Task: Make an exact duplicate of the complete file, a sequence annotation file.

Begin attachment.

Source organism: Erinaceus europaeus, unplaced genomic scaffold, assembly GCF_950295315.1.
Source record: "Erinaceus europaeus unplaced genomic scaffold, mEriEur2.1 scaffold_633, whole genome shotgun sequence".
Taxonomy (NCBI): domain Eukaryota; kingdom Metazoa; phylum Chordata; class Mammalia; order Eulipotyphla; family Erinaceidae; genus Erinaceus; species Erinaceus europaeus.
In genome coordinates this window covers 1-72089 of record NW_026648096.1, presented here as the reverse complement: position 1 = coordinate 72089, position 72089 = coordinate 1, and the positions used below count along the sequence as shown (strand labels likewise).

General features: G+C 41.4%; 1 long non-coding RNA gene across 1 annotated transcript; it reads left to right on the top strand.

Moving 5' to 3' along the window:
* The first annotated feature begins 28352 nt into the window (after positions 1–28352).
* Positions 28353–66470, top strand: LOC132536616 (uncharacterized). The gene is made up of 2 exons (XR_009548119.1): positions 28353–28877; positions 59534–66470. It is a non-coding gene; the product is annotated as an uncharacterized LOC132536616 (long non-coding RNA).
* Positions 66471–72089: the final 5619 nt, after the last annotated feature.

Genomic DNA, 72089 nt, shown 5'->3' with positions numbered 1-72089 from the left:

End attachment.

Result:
Source organism: Erinaceus europaeus, unplaced genomic scaffold, assembly GCF_950295315.1.
Source record: "Erinaceus europaeus unplaced genomic scaffold, mEriEur2.1 scaffold_633, whole genome shotgun sequence".
Taxonomy (NCBI): domain Eukaryota; kingdom Metazoa; phylum Chordata; class Mammalia; order Eulipotyphla; family Erinaceidae; genus Erinaceus; species Erinaceus europaeus.
In genome coordinates this window covers 1-72089 of record NW_026648096.1, presented here as the reverse complement: position 1 = coordinate 72089, position 72089 = coordinate 1, and the positions used below count along the sequence as shown (strand labels likewise).

General features: G+C 41.4%; 1 long non-coding RNA gene across 1 annotated transcript; it reads left to right on the top strand.

Moving 5' to 3' along the window:
* The first annotated feature begins 28352 nt into the window (after positions 1–28352).
* Positions 28353–66470, top strand: LOC132536616 (uncharacterized). The gene is made up of 2 exons (XR_009548119.1): positions 28353–28877; positions 59534–66470. It is a non-coding gene; the product is annotated as an uncharacterized LOC132536616 (long non-coding RNA).
* Positions 66471–72089: the final 5619 nt, after the last annotated feature.

Genomic DNA, 72089 nt, shown 5'->3' with positions numbered 1-72089 from the left: